The best R packages for data visualization

R is very powerful when it comes to data visualization. While the core capabilities of R are impressive, it's the myriad of specialized packages that elevate its potential to unparalleled heights. Among these, ggplot2
stands out as a foundational tool, offering a versatile platform for creating a wide array of plots.
However, the real magic unfolds when you delve into its extensions and the plethora of other
visualization packages available.
Together, they empower users to craft virtually any type of chart imaginable, showcasing the true versatility and power of R in the realm of data visualization.

The top 6 packages for dataviz in R

If I had to pick only 6 packages to create my next graph, it would probably be those (but life would be a nightmare 🙃)

Ggplot2 is more than famous now. Using the gramar of graphics is a paradigm change that will make your life 100 times easier.

I always analyse my data in a clean report thanks to Rmarkdown or Quarto, which allows to include interactive charts with plotly. I almost always use hrbrthemes to improve the chart appearance in 1 line of code, and display charts together with patchwork.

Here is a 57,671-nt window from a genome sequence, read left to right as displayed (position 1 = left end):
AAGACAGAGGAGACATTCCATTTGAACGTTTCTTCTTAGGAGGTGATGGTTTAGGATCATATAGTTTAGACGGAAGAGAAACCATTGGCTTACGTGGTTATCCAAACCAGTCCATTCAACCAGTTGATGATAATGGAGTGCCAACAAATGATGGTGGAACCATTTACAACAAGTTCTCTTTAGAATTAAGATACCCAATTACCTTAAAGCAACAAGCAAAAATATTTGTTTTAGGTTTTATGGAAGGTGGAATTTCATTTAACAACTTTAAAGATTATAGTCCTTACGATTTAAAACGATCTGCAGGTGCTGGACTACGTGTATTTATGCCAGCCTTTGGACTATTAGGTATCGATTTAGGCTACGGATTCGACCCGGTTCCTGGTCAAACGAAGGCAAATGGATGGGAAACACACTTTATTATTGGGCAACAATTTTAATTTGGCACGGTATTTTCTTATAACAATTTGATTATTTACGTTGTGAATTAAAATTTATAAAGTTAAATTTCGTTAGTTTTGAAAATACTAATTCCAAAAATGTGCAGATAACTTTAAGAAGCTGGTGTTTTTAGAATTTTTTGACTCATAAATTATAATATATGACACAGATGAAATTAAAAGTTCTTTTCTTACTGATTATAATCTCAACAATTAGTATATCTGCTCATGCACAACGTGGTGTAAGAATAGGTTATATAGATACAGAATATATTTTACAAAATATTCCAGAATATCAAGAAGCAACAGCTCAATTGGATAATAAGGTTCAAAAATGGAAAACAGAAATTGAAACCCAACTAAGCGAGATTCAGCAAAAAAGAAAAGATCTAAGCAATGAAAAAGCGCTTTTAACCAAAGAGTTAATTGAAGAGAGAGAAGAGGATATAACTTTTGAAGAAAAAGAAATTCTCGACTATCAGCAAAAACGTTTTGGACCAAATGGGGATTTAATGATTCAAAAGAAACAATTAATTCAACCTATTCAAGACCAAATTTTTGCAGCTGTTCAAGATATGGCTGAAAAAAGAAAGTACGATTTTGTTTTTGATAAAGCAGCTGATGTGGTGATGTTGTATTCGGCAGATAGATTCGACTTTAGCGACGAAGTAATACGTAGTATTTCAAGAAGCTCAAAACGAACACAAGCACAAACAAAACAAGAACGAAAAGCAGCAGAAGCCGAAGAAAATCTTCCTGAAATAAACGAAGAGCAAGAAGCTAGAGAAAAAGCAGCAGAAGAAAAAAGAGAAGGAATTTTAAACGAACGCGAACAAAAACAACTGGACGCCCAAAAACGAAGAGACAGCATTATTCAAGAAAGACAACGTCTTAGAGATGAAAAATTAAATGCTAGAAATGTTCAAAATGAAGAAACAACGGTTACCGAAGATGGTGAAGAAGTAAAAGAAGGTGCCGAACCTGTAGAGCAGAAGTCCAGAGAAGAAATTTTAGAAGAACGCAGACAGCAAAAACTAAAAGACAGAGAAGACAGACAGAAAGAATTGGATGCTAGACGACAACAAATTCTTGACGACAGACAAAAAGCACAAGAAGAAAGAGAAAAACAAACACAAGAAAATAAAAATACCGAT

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ggplot2 extensions

ggplot2 is very powerful on its own. But it gets even better thanks to its extensions

Here is a curated a collection of the best ggplot2 extensions that enhance and elevate the core capabilities of ggplot2.

These extensions, seamlessly integrated with the foundational ggplot2 framework, unlock new visualization techniques, streamline intricate plotting tasks, and offer innovative ways to represent complex data.

R packages for tables

R packages for geospatial analysis

Network, flows and nested data structures

Network diagram? Chord diagram? Hierarchical edge bundling? All those chart types are based on the same kind of data structure.

Fortunately, some packages are specialized for this kind of situation, making it a breeze to build those kind of charts:


Dealing with colors

Who never spent hours tweaking colors on a chart, without achieving perfection? 🙃

Picking up colors randomly has a very low probability to bring you anywhere. The following packages are listing thousands of predefined continuous and categorical palettes, ready for your next projects.

Specific chart types

R is natively powerful when it comes to data visualization. ggplot2 allows to build even more chart types.

But some lesser-known chart types remain on the list. Fortunately, R also benefits a very large ecosystem of packages allowing to build litteraly any kind of graphic: